While we’re in the midst of winter, I regret to inform that it is currently 67F and sunny here. For someone like me who loves clouds, autumn rain and blustery winds, living in Southern California can be tough indeed. And if you’re ever around, let me know and I’ll buy you a cup of tea 🙂

In the meantime, you can connect with me on Twitter, Goodreads or my blog.

Andy Mulberry writes middle-grade fiction and lives in Southern California with her scowling teenager, a chubby blue cat-beast, an imaginary dog and one leaky roof. Her latest release, the third in a middle-grade series aimed at reluctant readers (boys!), is out now. Ask her for free review copies!

Skycastle Book 3 Cover

Post-publication thoughts

"Into the Woods": chapter artwork from Tea in Pajamas.

“Into the Woods”: chapter artwork from Tea in Pajamas.

“How’s it feel to be published?” more than a few friends have asked, and I realized I didn’t have an answer to that. I’d previously pictured myself clutching a physical copy of Tea in Pajamas dearly to my chest and experiencing extreme jubilation—but now that I’ve had time to slow down and take in the moment, I think that, more than anything else, what I feel is relief. A sort of phew, now that I’ve finally got publication out of the way!

In truth, writing and book production were the easy bits. It was the self-publishing process that was my baptism by fire. Having worked at various traditional publishers for practically all my career, it seemed almost counterintuitive to take this “radical” route of being an independent author. I often asked myself why as well.

Though I knew the ins and outs of book production, I had to learn entirely from scratch the nuts and bolts of self-publishing—as well as find the time to put in the back-breaking work while juggling a full-time job and two young children.

Far too many times I wanted to call it a day and simply shop for a traditional publisher, but then having written a book with strong French themes and continental influences, I also had my work cut out for me. You see, I happen to hail from a tiny island whose majority of readers have a distinct appetite for international bestsellers and whose few publishers have specific interests in works set within the context of Singapore or Southeast Asia. There’s also the race issue: is a born-and-bred Singapore girl the best person to write a European-ish children’s book, and in US spelling to boot?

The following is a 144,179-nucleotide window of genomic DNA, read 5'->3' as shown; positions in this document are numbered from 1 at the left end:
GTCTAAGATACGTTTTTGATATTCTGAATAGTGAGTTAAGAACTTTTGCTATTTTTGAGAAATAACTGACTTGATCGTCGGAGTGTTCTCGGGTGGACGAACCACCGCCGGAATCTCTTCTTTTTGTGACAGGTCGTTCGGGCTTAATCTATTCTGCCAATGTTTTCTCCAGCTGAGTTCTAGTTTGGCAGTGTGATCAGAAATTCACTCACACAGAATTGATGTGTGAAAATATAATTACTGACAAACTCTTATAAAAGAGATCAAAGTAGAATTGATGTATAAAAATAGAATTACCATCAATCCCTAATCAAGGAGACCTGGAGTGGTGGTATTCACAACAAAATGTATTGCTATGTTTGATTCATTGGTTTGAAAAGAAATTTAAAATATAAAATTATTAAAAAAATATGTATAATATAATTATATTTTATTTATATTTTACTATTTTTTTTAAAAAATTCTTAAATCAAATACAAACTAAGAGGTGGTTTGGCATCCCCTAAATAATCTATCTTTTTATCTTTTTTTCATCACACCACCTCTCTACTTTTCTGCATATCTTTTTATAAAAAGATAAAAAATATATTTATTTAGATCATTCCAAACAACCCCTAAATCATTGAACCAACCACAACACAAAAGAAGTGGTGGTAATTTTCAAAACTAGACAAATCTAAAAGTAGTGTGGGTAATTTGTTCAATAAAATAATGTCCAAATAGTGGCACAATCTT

The more I considered pandering, the less I believed in myself and my story. But Tea in Pajamas had a distinct flavor and character, and to have tailored it in any degree or manner would’ve turned the original book into whole new creature. In the end, I decided to stick to my guns.

I suppose this is where independent publishing comes in: to help authors bridge the gap between their product and readers, especially when a book doesn’t fit nicely into a publisher’s catalog or fall within a literary agent’s list of in-demand genres. Though make no mistake about it, you’ve gotta be prepared to do the work—after all, you’re not just selling your novel but you, i.e. as a person, as an author, as someone who has something to say.

I believe whether traditionally or independently published, quality of content and appearance varies between books. There is no either-or/better-worse; they are simply different—just as the world is a big enough place for both physical paperbacks and ebooks to coexist. If I’d allowed myself to be swayed by certain negative stigmas attached to being self-published, Tea in Pajamas would certainly not have seen the light of day.

Nonetheless, though self-publishing worked for me this time, I’m not saying it’s a model I want to stick to forever. When the right opportunity comes, I still do hope to someday be traditionally published. But between now and then, one thing doesn’t change: success is, for me, ultimately about getting the book into the hands of those who will enjoy the story.

And with that, I thank you, all of you, for sticking it out with me on this bumpy journey. There’ve been good days and bad, but mostly good. And 2015 by all accounts has been magical.

So on this last day of the year, thank you for being a part of the magic. With that, I’m happy to announce that Tea in Pajamas is now also officially available as an e-book via these retailers: Amazon’s Kindle store, Apple iBooks, Barnes & Noble, Kobo, Blio, and Smashwords.

Have a happy new year and a joyous 2016. If you read on, I’ll write on 🙂